There is much to like in these proposals. The majority of UR property owners, those who own one to four family homes, will enjoy greater latitude with their investments. However, moving forward with this zoning package without inserting strong regulations for multi-unit developments is a breach of the public trust from when the infill discussion began, that our neighborhoods would be protected.
In this zoning package I find such safeguards severely lacking and ask that you not approve them as written.
Respect neighborhood character & identity. "Lack of identity or a negative identity makes increasing neighborhood density difficult. A development that challenges or changes a community’s identity architecturally or in terms of land use can undermine the very thing that attracts residents to the neighborhood. Diversity of land uses is good but incompatibility is not. Preserve historic resources and urban fabric." Amen to that.
I just want to give everyone a heads-up that a package of rezoning proposals that would, in some instances, substantially increase density in many areas of the city has been introduced to the City Council for tomorrow night's meeting [see proposals]. It is expected the package will be referred to committee. The rezonings primarily impact zoning districts Urban Residential B and Urban Residential C and have some but lesser impact on Urban Residential A. The most affected areas will be in Wards One through Four, areas around downtown Florence, and the downtown area of Leeds. Among other things, the zoning proposals would reduce lot sizes, reduce frontages, allow neighbors to build closer to your side lot line, and in some cases allow substantially higher numbers of units on lots. This is a rather far-reaching set of rezoning proposals, and I suggest you speak with your city councillors to get the specifics about the ways it will impact your wards and your neighborhoods. Among the concerns about this package are the potential loss of lots of green and open space in the most impacted areas, the possibility of developers buying homes in existing neighborhoods and tearing them down to erect as many units as the new zoning would allow, and reduced storm water runoff areas in the city's urban cores.
November 27, 2012
Dear Mayor David Narkewicz, City Council President William Dwight, Ward
3 City Councilor Owen Freeman-Daniels, and City Councilor at Large Jesse Adams,
We appreciate the added attention that the Office of Planning and
Development has provided to the citizens of Ward 3 surrounding the
proposed residential zoning changes. The presentation provided by Ms.
Carolyn Misch on October 17th was very informative.
Based on what we heard there a few aspects of the zoning proposals that
concern us and we would like to see them revised.
We do not find that the proposed frontage for URB of 50 feet matches the
realities on the ground. More typically frontages on URB streets are
60 feet or more. One such example is Orchard Street where 60 feet is
the Mean, Median, and Mode. The ZRC recommend 65 feet for URB and we
are confortable with that. A case for reduction to 50 feet has not been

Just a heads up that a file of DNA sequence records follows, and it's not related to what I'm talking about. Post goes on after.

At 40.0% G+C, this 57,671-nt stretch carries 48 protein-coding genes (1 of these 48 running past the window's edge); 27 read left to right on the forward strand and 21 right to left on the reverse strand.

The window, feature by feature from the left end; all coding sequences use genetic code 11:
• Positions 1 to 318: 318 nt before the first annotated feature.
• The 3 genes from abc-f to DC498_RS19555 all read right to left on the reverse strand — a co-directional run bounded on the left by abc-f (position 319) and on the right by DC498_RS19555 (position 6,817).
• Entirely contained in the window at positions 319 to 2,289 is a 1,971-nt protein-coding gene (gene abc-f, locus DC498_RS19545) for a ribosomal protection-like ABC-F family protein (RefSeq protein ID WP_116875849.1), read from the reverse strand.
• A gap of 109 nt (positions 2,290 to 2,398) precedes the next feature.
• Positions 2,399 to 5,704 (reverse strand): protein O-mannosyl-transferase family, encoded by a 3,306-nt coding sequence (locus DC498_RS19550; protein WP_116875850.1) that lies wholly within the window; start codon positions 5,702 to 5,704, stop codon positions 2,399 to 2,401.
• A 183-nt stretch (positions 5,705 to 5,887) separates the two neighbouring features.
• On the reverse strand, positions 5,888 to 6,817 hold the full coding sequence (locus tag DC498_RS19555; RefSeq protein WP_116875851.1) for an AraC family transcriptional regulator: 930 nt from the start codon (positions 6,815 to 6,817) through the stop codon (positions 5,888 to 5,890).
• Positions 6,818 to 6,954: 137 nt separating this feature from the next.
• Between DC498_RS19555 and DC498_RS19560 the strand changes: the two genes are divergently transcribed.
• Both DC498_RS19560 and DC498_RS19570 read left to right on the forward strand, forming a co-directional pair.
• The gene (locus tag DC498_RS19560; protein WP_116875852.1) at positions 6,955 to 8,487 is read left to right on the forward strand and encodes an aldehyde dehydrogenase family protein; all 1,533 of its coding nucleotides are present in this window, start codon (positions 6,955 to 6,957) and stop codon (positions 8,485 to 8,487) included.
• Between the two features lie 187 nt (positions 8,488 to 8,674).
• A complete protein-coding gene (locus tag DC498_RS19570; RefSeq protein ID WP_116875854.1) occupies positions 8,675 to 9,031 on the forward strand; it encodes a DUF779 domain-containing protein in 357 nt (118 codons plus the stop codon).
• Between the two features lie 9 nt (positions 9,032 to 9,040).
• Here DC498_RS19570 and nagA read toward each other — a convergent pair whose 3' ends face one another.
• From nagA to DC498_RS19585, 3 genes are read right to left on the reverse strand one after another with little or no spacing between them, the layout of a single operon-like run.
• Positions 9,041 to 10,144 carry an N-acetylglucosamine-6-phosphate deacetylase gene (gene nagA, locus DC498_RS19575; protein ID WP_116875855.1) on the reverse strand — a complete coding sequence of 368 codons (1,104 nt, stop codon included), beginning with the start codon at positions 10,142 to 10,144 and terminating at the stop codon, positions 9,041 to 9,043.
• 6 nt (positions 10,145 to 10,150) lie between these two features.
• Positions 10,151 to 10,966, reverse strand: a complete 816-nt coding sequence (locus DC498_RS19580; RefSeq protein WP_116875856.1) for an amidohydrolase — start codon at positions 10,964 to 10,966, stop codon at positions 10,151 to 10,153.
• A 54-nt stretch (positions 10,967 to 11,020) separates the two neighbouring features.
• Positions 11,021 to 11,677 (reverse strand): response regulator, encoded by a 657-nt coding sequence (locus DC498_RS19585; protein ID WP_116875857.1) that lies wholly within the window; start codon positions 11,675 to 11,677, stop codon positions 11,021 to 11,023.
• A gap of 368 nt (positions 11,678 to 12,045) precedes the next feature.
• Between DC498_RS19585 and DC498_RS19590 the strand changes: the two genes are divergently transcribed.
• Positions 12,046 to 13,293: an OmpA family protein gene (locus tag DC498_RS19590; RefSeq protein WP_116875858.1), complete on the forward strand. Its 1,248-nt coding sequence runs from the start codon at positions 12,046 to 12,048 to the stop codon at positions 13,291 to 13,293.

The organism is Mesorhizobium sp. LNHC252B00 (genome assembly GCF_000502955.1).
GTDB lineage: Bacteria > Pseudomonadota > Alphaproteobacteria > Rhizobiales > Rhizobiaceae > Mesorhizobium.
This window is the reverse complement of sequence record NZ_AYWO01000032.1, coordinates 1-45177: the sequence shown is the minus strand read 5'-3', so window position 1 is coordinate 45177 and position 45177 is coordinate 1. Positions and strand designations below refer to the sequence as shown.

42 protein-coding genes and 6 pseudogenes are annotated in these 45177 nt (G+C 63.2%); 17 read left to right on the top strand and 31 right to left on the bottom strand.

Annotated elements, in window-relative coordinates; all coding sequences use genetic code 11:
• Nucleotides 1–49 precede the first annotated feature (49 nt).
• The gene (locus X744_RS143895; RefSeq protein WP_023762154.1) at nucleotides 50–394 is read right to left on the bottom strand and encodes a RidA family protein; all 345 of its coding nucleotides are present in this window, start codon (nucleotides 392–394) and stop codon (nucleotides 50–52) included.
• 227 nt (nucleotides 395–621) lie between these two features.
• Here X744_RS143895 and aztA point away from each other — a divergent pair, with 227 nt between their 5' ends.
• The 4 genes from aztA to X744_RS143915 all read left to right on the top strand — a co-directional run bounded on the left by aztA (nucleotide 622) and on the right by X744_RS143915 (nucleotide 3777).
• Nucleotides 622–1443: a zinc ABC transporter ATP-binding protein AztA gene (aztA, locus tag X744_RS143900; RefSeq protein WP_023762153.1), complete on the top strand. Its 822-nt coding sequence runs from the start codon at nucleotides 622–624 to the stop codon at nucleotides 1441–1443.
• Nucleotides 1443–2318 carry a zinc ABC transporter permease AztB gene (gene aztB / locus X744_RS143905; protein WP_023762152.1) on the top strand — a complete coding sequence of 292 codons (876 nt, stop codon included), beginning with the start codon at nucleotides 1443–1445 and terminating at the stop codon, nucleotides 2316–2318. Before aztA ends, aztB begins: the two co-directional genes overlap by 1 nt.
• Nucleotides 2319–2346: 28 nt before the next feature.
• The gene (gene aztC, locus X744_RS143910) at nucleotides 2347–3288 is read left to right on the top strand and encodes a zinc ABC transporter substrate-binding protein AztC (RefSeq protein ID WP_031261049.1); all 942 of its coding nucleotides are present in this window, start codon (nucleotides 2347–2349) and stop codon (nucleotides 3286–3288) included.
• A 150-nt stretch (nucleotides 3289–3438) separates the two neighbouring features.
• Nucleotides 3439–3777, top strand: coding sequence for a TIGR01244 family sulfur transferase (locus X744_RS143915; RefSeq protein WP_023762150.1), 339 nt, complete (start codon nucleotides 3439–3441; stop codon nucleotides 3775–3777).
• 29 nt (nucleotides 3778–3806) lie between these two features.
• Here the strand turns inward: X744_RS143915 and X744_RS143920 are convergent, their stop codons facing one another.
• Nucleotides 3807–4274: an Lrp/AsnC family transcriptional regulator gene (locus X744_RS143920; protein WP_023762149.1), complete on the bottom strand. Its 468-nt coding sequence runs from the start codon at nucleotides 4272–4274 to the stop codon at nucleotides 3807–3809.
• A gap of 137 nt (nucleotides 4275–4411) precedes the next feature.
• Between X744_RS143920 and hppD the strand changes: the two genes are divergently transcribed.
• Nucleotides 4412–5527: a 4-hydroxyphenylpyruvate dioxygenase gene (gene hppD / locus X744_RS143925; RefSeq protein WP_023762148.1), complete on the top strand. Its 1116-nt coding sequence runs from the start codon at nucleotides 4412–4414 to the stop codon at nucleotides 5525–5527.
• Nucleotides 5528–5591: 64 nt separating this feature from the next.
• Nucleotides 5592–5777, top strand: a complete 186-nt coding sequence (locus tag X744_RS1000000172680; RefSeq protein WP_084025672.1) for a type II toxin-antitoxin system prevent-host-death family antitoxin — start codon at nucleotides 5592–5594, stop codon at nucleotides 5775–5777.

Developments Greater than Four Units in URC
On the edges of Ward 3 URC there is a string of properties that are much
larger than those typically found in the interior of URC. These
properties are along Pomeroy Terrace, Williams Street, and Henry Street.The lots are quite deep and their back lot lines abut farmland or open
space. These are transition properties and have served as such for well
over a hundred years.
Our concern is that the dimensions of these properties are anywhere from
five to fifteen times the size of the minimum lot size proposed for URC,
and under the proposed zoning these properties could be developed into
private ways of multiple single-family homes or condominium projects of
20 units or more. Massing development along the edges of Ward 3 seems
counter to the intent of the proposals as presented of creating density
at the city’s center.
Developments Greater than Three Units in URB
In a related matter, within Ward 3 URB there are various properties
where infill projects of 3 units or more may occur with only Site Plan
Approval. These properties can be found along Lincoln, North,
Northern, Day, Crosby, and Bates. Like the aforementioned URC
properties, we are very concerned we are inviting infill into peoples’
We are not strangers to infill controversies, as demonstrated by the
property owned by Kohl Construction. Due to a recent land court
decision [link], the plans to develop this property are no longer valid.
Flawed public process and the absence of design standards divided
neighbors. We now have an opportunity for a reboot.
It is critical that safeguards be in place before these zoning proposals
move forward. We would like to see the following:
Moving forward on the current zoning proposals without these safeguards
- The development of stricter design standards for large developments that account for appearance, layout, and the way they relate to the existing neighborhood
- A technical study of streetscapes and property dimensions followed by a discussion about zoning map changes for streets inconsistent with their zone
- A clear method for public involvement in all residential zones for projects beyond 4 units in URC and 3 Units in URB
in place is an invitation to future controversy and hard feelings across
the URs, from Leeds to Florence to downtown.
We hope we can count on your support to see that these safeguards are
part of our new zoning. Thank you for your attention to these matters.We look forward to working constructively with our fellow citizens and
city officials towards improving our zoning ordinance.
The Board of the Ward 3 Neighborhood Association
cc:Councilor Maureen Carney
Councilor Paul Spector
Councilor Pamela Schwartz
Councilor David Murphy
Councilor Marianne LaBarge
Councilor Eugene Tacy
Northampton Planning Board
Office of Planning and Development